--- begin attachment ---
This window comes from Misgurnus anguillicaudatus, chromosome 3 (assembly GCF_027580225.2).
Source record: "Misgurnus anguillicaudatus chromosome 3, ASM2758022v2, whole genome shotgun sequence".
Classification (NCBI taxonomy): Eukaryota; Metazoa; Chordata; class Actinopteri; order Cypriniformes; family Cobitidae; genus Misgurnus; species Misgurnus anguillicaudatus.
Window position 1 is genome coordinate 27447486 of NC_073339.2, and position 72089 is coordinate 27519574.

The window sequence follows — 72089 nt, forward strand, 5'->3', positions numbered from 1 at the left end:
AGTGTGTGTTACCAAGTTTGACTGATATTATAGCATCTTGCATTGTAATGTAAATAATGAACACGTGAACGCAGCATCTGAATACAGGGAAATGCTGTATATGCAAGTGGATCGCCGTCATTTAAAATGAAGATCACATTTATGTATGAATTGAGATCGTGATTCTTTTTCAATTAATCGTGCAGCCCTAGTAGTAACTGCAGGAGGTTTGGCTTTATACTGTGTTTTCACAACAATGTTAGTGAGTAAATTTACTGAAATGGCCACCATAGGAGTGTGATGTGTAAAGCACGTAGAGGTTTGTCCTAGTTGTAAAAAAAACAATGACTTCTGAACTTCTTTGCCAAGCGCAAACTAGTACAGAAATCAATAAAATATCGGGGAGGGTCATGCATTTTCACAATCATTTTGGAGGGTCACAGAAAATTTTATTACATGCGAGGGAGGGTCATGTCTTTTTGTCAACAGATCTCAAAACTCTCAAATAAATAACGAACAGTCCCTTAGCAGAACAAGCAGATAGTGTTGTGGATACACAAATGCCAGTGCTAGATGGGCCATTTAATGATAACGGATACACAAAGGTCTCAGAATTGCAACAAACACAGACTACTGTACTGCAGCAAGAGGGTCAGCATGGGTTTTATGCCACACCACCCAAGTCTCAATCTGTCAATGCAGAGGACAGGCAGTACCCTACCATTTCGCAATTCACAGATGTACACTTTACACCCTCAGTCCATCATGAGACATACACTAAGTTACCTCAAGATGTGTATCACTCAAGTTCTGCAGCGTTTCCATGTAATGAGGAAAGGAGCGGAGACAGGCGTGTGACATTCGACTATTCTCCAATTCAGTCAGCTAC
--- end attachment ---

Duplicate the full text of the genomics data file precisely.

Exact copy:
This window comes from Misgurnus anguillicaudatus, chromosome 3 (assembly GCF_027580225.2).
Source record: "Misgurnus anguillicaudatus chromosome 3, ASM2758022v2, whole genome shotgun sequence".
Classification (NCBI taxonomy): Eukaryota; Metazoa; Chordata; class Actinopteri; order Cypriniformes; family Cobitidae; genus Misgurnus; species Misgurnus anguillicaudatus.
Window position 1 is genome coordinate 27447486 of NC_073339.2, and position 72089 is coordinate 27519574.

The window sequence follows — 72089 nt, forward strand, 5'->3', positions numbered from 1 at the left end:
AGTGTGTGTTACCAAGTTTGACTGATATTATAGCATCTTGCATTGTAATGTAAATAATGAACACGTGAACGCAGCATCTGAATACAGGGAAATGCTGTATATGCAAGTGGATCGCCGTCATTTAAAATGAAGATCACATTTATGTATGAATTGAGATCGTGATTCTTTTTCAATTAATCGTGCAGCCCTAGTAGTAACTGCAGGAGGTTTGGCTTTATACTGTGTTTTCACAACAATGTTAGTGAGTAAATTTACTGAAATGGCCACCATAGGAGTGTGATGTGTAAAGCACGTAGAGGTTTGTCCTAGTTGTAAAAAAAACAATGACTTCTGAACTTCTTTGCCAAGCGCAAACTAGTACAGAAATCAATAAAATATCGGGGAGGGTCATGCATTTTCACAATCATTTTGGAGGGTCACAGAAAATTTTATTACATGCGAGGGAGGGTCATGTCTTTTTGTCAACAGATCTCAAAACTCTCAAATAAATAACGAACAGTCCCTTAGCAGAACAAGCAGATAGTGTTGTGGATACACAAATGCCAGTGCTAGATGGGCCATTTAATGATAACGGATACACAAAGGTCTCAGAATTGCAACAAACACAGACTACTGTACTGCAGCAAGAGGGTCAGCATGGGTTTTATGCCACACCACCCAAGTCTCAATCTGTCAATGCAGAGGACAGGCAGTACCCTACCATTTCGCAATTCACAGATGTACACTTTACACCCTCAGTCCATCATGAGACATACACTAAGTTACCTCAAGATGTGTATCACTCAAGTTCTGCAGCGTTTCCATGTAATGAGGAAAGGAGCGGAGACAGGCGTGTGACATTCGACTATTCTCCAATTCAGTCAGCTAC